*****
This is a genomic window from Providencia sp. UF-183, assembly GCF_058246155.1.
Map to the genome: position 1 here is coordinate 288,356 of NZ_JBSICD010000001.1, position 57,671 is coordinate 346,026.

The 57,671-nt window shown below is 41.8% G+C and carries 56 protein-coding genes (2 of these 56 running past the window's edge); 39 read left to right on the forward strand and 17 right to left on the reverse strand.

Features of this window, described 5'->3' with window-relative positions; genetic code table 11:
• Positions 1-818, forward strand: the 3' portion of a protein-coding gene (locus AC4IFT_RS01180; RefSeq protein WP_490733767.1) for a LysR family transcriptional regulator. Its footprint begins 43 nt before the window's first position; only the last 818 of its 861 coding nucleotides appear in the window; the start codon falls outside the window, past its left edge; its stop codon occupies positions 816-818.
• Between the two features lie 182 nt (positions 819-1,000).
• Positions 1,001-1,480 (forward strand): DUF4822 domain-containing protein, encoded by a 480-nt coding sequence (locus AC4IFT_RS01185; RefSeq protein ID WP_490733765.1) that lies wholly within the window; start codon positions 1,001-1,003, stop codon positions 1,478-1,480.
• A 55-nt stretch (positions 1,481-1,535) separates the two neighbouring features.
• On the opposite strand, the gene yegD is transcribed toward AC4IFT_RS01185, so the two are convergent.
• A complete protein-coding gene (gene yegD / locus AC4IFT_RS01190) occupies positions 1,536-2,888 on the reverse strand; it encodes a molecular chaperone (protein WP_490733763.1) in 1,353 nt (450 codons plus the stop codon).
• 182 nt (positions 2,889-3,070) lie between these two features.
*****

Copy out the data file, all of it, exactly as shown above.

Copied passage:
This is a genomic window from Providencia sp. UF-183, assembly GCF_058246155.1.
Map to the genome: position 1 here is coordinate 288,356 of NZ_JBSICD010000001.1, position 57,671 is coordinate 346,026.

The 57,671-nt window shown below is 41.8% G+C and carries 56 protein-coding genes (2 of these 56 running past the window's edge); 39 read left to right on the forward strand and 17 right to left on the reverse strand.

Features of this window, described 5'->3' with window-relative positions; genetic code table 11:
• Positions 1-818, forward strand: the 3' portion of a protein-coding gene (locus AC4IFT_RS01180; RefSeq protein WP_490733767.1) for a LysR family transcriptional regulator. Its footprint begins 43 nt before the window's first position; only the last 818 of its 861 coding nucleotides appear in the window; the start codon falls outside the window, past its left edge; its stop codon occupies positions 816-818.
• Between the two features lie 182 nt (positions 819-1,000).
• Positions 1,001-1,480 (forward strand): DUF4822 domain-containing protein, encoded by a 480-nt coding sequence (locus AC4IFT_RS01185; RefSeq protein ID WP_490733765.1) that lies wholly within the window; start codon positions 1,001-1,003, stop codon positions 1,478-1,480.
• A 55-nt stretch (positions 1,481-1,535) separates the two neighbouring features.
• On the opposite strand, the gene yegD is transcribed toward AC4IFT_RS01185, so the two are convergent.
• A complete protein-coding gene (gene yegD / locus AC4IFT_RS01190) occupies positions 1,536-2,888 on the reverse strand; it encodes a molecular chaperone (protein WP_490733763.1) in 1,353 nt (450 codons plus the stop codon).
• 182 nt (positions 2,889-3,070) lie between these two features.